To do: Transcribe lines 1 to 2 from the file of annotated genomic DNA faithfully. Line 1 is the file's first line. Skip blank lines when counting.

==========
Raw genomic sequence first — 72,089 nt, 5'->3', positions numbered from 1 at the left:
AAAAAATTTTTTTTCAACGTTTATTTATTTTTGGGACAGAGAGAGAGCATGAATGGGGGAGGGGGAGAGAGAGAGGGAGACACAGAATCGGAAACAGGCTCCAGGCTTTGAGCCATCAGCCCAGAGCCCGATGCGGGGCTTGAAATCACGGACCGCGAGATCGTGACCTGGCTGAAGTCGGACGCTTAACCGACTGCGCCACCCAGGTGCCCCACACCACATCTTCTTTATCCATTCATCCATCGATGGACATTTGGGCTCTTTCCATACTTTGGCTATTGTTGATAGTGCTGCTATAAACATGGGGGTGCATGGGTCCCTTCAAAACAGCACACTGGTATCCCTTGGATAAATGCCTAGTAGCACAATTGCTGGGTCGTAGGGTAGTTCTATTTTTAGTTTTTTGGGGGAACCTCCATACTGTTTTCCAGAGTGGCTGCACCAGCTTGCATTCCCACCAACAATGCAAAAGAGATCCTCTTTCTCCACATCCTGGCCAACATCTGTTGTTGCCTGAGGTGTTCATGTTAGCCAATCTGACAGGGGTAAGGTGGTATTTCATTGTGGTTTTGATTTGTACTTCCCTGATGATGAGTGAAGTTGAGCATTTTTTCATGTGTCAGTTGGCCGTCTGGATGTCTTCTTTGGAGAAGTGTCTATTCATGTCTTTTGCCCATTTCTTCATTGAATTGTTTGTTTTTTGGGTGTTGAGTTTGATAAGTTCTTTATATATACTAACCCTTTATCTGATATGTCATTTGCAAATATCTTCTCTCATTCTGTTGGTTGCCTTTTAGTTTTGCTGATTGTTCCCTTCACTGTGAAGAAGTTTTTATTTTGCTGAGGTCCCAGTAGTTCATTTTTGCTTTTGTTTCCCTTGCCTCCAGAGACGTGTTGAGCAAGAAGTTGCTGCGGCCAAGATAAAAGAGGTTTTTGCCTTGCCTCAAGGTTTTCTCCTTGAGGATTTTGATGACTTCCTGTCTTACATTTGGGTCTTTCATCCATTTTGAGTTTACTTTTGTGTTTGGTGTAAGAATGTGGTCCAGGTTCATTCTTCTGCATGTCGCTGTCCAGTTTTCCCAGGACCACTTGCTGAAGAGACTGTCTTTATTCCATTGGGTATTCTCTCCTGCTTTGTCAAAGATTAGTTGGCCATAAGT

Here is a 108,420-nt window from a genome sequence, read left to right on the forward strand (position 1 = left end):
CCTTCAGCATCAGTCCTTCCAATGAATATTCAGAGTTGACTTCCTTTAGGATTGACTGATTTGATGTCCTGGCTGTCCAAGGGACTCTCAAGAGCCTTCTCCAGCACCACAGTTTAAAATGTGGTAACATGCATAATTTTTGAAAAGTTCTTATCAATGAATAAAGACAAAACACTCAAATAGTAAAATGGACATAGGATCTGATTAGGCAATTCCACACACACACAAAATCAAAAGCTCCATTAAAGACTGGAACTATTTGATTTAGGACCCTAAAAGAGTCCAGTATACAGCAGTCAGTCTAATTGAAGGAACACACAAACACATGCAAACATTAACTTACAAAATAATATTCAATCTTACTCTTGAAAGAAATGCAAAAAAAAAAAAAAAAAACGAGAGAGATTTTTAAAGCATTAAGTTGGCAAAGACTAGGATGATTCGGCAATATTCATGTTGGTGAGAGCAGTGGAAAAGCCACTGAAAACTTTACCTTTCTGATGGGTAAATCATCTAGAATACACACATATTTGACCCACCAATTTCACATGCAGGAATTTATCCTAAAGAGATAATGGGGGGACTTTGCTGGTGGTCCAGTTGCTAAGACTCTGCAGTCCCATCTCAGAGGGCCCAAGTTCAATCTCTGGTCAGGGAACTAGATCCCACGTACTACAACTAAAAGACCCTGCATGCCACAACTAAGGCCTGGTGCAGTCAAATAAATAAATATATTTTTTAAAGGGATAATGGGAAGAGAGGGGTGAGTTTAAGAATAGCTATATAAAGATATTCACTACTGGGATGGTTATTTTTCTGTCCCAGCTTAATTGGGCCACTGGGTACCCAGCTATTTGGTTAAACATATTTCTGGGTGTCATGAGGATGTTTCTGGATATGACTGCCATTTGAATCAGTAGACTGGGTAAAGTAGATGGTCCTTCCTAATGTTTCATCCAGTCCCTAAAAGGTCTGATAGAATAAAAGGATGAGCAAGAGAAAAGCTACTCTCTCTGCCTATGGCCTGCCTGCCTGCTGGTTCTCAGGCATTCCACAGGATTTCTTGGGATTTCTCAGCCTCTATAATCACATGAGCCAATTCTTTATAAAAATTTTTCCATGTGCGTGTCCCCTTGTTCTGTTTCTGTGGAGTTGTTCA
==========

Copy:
Raw genomic sequence first — 72,089 nt, 5'->3', positions numbered from 1 at the left:
AAAAAATTTTTTTTCAACGTTTATTTATTTTTGGGACAGAGAGAGAGCATGAATGGGGGAGGGGGAGAGAGAGAGGGAGACACAGAATCGGAAACAGGCTCCAGGCTTTGAGCCATCAGCCCAGAGCCCGATGCGGGGCTTGAAATCACGGACCGCGAGATCGTGACCTGGCTGAAGTCGGACGCTTAACCGACTGCGCCACCCAGGTGCCCCACACCACATCTTCTTTATCCATTCATCCATCGATGGACATTTGGGCTCTTTCCATACTTTGGCTATTGTTGATAGTGCTGCTATAAACATGGGGGTGCATGGGTCCCTTCAAAACAGCACACTGGTATCCCTTGGATAAATGCCTAGTAGCACAATTGCTGGGTCGTAGGGTAGTTCTATTTTTAGTTTTTTGGGGGAACCTCCATACTGTTTTCCAGAGTGGCTGCACCAGCTTGCATTCCCACCAACAATGCAAAAGAGATCCTCTTTCTCCACATCCTGGCCAACATCTGTTGTTGCCTGAGGTGTTCATGTTAGCCAATCTGACAGGGGTAAGGTGGTATTTCATTGTGGTTTTGATTTGTACTTCCCTGATGATGAGTGAAGTTGAGCATTTTTTCATGTGTCAGTTGGCCGTCTGGATGTCTTCTTTGGAGAAGTGTCTATTCATGTCTTTTGCCCATTTCTTCATTGAATTGTTTGTTTTTTGGGTGTTGAGTTTGATAAGTTCTTTATATATACTAACCCTTTATCTGATATGTCATTTGCAAATATCTTCTCTCATTCTGTTGGTTGCCTTTTAGTTTTGCTGATTGTTCCCTTCACTGTGAAGAAGTTTTTATTTTGCTGAGGTCCCAGTAGTTCATTTTTGCTTTTGTTTCCCTTGCCTCCAGAGACGTGTTGAGCAAGAAGTTGCTGCGGCCAAGATAAAAGAGGTTTTTGCCTTGCCTCAAGGTTTTCTCCTTGAGGATTTTGATGACTTCCTGTCTTACATTTGGGTCTTTCATCCATTTTGAGTTTACTTTTGTGTTTGGTGTAAGAATGTGGTCCAGGTTCATTCTTCTGCATGTCGCTGTCCAGTTTTCCCAGGACCACTTGCTGAAGAGACTGTCTTTATTCCATTGGGTATTCTCTCCTGCTTTGTCAAAGATTAGTTGGCCATAAGT